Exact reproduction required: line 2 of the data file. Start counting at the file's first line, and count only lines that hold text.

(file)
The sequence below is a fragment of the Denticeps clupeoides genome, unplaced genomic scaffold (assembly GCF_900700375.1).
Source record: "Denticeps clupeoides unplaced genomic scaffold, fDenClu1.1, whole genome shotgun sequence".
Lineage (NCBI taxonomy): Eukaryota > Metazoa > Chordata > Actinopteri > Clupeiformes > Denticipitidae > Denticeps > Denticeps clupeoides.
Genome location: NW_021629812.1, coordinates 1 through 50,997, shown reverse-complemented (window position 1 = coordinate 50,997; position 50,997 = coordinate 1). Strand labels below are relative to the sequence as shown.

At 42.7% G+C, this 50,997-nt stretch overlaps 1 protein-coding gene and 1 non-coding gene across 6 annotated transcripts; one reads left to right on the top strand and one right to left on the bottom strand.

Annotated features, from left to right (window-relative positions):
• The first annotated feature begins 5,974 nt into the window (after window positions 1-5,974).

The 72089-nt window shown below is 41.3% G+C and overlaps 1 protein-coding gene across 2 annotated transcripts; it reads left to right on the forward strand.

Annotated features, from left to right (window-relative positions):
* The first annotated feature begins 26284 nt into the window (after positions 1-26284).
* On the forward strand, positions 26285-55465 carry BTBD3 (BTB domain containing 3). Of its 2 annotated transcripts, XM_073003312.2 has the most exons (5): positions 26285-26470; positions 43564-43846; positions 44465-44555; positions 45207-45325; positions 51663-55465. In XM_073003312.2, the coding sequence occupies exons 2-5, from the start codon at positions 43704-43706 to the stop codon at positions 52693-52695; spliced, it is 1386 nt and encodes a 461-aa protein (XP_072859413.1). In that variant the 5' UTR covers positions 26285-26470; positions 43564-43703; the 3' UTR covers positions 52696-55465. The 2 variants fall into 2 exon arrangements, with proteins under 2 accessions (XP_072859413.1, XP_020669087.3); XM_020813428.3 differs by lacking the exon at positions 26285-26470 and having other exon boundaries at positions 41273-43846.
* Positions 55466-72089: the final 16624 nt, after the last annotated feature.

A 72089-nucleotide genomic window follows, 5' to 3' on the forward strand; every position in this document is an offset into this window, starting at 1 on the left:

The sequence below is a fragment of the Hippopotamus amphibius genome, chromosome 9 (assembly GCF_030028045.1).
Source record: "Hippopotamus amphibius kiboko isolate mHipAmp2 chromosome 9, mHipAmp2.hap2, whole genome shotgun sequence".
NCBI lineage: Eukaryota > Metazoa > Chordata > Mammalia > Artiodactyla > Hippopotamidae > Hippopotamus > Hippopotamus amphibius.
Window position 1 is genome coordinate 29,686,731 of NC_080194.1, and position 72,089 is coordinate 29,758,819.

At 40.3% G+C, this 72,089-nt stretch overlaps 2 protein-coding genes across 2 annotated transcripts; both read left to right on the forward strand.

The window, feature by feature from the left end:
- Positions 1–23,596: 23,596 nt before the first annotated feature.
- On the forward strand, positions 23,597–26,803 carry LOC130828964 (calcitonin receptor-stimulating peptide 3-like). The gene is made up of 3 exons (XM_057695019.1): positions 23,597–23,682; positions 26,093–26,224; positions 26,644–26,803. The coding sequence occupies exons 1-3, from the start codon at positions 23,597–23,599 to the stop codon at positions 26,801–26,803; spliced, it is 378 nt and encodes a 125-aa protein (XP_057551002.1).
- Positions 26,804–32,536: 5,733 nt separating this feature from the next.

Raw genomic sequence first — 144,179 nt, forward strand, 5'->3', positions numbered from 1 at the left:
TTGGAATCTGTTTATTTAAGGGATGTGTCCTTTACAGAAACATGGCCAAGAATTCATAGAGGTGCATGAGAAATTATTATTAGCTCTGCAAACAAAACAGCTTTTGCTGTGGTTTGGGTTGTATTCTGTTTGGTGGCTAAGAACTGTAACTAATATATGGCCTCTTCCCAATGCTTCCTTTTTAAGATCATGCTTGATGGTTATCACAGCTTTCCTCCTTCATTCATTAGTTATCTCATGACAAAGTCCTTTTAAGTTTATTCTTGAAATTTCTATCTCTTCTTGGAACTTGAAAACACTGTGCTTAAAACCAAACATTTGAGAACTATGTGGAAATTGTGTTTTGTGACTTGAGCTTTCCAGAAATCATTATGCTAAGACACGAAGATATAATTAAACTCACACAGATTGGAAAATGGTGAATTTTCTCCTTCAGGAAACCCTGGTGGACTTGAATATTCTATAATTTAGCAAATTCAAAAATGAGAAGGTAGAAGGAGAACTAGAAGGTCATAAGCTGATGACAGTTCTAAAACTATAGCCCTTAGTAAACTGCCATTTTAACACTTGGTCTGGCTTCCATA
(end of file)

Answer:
Source record: "Denticeps clupeoides unplaced genomic scaffold, fDenClu1.1, whole genome shotgun sequence".